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Dealing With Litigation After Your Death

After your death, the executor of your estate is responsible for paying any valid claims made by your creditors. California probate law governs how and when such claims must be presented to your executor. For instance, if a lawsuit is pending against you at the time of your death, the other party may only continue the case if he or she presents a claim against your estate, your executor rejects that claim, and the other party then moves to substitute the executor as a party in the lawsuit. If these conditions are not met, the lawsuit dies with you.

There are cases where the issue is not so cut-and-dry, however. One recent decision by the California Court of Appeals demonstrates how a judgment against a deceased individual may survive even when the aggrieved party failed to make a proper claim against the estate. This case is not considered binding precedent by the California courts and is only discussed here to illustrate the underlying legal principles.

Hammer v. Hammer

Curiously, this case involves a claim against an estate over a dispute arising from the administration of another estate. The original parties were two brothers, Michael and Charles Hammer. Their mother, Carol Hammer, died in 2008. Carol Hammer owned a house in Burbank. In 2001, she transferred the house into a living trust she created as part of her estate plan. She named her sons as successor co-trustees and equal beneficiaries upon her death.
By the time of Carol Hammer’s death, there was a $250,000 line of credit secured by the Burbank residence. The brothers had long fought over the state of their mother’s finances. Charles Hammer accused his brother of improperly using some of the line of credit for his personal benefit, including $52,000 that Michael Hammer distributed to his own children after his mother’s death. In response, Michael accused Charles of failing to account for another $100,000 from the line of credit.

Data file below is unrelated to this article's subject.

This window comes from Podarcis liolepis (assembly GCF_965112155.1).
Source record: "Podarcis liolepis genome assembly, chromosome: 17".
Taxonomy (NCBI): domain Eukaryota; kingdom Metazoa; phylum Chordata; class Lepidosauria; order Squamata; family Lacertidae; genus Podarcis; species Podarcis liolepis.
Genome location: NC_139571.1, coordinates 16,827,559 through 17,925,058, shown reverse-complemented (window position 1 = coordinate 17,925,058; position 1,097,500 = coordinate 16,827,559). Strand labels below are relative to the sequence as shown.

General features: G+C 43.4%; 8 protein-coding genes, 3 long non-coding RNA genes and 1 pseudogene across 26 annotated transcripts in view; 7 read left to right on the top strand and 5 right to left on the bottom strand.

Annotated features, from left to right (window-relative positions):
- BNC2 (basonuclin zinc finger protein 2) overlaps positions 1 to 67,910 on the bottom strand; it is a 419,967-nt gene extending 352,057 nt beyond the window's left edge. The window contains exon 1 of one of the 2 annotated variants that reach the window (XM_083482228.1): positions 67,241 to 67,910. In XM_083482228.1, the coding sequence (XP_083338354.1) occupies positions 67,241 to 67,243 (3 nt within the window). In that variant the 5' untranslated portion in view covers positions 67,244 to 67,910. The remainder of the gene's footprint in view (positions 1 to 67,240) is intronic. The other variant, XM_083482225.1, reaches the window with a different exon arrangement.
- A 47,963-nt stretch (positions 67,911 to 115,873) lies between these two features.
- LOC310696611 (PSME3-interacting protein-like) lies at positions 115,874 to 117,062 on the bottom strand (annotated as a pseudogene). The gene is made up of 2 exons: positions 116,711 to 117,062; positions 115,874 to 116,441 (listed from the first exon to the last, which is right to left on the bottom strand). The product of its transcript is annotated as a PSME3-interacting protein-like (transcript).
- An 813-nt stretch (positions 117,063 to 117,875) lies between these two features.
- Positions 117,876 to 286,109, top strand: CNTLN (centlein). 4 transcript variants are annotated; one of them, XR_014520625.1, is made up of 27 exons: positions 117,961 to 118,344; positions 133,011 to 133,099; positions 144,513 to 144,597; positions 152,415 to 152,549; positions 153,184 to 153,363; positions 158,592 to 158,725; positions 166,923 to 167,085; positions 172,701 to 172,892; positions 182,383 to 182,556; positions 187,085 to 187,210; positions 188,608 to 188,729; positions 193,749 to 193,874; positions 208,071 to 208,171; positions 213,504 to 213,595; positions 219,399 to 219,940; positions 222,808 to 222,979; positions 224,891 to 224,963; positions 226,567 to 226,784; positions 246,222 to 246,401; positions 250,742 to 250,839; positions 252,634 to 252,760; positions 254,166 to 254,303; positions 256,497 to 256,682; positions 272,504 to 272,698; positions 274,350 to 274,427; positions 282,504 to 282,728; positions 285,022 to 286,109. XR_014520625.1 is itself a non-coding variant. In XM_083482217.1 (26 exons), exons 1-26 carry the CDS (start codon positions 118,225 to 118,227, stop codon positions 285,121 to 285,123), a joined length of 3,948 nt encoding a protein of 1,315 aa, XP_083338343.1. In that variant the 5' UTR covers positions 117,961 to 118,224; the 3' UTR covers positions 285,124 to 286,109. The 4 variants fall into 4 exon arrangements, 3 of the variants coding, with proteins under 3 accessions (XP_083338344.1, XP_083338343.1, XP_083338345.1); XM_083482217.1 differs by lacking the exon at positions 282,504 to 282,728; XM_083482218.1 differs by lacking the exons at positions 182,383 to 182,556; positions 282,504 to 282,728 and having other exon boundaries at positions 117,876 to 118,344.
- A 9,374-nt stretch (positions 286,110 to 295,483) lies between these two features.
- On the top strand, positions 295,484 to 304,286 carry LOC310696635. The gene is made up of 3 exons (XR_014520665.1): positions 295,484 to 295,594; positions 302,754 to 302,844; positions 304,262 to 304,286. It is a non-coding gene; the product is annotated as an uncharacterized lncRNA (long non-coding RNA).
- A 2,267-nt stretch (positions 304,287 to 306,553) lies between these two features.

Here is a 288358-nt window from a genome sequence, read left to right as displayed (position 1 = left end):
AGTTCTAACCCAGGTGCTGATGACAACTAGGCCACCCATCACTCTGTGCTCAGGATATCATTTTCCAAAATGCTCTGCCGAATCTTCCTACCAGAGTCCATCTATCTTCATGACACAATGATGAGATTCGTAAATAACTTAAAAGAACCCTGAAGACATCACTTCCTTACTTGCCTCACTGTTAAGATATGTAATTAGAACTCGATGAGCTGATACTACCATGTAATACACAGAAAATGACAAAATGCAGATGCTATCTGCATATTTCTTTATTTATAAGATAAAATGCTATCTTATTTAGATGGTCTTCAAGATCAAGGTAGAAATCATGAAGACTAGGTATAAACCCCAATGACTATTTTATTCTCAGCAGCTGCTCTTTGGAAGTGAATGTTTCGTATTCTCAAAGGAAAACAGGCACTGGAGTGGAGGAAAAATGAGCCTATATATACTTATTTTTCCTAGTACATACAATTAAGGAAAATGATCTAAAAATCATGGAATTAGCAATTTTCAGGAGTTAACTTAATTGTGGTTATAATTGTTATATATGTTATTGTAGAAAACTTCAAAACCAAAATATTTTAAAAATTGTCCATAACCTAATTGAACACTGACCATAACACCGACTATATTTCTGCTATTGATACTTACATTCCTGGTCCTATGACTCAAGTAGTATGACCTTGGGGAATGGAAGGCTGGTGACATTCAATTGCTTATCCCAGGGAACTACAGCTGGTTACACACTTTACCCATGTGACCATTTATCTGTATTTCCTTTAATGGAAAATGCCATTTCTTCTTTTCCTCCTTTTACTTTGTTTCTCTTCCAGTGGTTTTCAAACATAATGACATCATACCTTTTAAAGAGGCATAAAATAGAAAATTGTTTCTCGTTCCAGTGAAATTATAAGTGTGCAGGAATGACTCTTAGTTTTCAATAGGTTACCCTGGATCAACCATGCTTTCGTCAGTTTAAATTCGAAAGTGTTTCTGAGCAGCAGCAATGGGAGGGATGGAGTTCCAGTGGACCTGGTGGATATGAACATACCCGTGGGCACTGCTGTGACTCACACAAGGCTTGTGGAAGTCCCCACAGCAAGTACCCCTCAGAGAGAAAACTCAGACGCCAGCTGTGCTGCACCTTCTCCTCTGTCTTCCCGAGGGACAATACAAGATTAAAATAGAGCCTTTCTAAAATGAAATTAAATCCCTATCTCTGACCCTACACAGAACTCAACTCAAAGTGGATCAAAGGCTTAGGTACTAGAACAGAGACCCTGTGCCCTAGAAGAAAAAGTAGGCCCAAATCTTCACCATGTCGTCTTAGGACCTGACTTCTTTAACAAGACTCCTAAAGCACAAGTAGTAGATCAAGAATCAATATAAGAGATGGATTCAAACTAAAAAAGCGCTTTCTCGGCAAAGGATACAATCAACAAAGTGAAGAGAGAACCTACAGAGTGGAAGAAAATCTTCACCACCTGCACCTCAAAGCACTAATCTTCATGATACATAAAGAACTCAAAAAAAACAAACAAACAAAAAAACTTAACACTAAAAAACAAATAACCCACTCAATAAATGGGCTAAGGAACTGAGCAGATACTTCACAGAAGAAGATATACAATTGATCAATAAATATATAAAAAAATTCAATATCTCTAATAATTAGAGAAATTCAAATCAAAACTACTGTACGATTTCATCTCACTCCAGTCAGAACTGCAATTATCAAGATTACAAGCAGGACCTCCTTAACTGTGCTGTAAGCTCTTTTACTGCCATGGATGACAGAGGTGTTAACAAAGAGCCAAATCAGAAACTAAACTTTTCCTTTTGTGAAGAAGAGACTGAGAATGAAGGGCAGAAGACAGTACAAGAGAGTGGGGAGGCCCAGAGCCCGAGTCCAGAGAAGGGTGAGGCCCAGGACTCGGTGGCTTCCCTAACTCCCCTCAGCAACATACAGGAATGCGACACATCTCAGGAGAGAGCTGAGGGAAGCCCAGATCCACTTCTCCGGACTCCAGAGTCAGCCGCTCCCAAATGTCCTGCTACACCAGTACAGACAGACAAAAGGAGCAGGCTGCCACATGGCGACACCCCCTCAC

Litigation ensued. Both brothers asked a probate court to sell the Burbank home and divide the proceeds equally among them, accounting for any money that one accused the other of misappropriating. While the lawsuit was pending, Charles Hammer died, leaving his son, Steven Hammer, to serve as executor of his estate.

Steven Hammer asked the court to substitute himself for his father in the lawsuit. His uncle did not object. The litigation continued, and in June 2012, the judge ordered the property sold and issued surcharges against both sides. The Estate of Charles Hammer was surcharged well over $150,000.

Steven Hammer then appealed, arguing the probate court lacked the authority surcharge his father’s estate as his uncle failed to properly file a creditor’s claim first. He also argued the judge’s decision to order the surcharges was not supported by “substantial evidence.” The court of appeals rejected both arguments.

The problem, according to the appeals court, is that Steven Hammer expressly forfeited his own argument when he willingly participated in the litigation and failed to object to the lack of a creditor’s claim before the probate court. In fact, the appeals court noted Steven Hammer “expressly maintained” that the trial judge had the authority to rule on his uncle’s claims related to misuse of the line of credit on the Burbank residence. In general, a person cannot raise arguments on appeal that he failed to raise first before the trial court.

Appointing the Right Executor

Procedural issues aside, the appeals court said the trial court’s substantive findings were supported by “substantial evidence.” So the Estate of Charles Hammer would likely still have been liable even if Steven Hammer had objected at the proper time. But the lesson here is that an executor or personal representative needs to be responsible when dealing with potential creditors. In determining your own estate planning needs, it’s important you appoint an executor who is competent and trustworthy. An experienced California estate planning attorney can help you determine the best person for such an important role. Contact the Law Office of Scott C. Soady today in San Diego if you have any questions.

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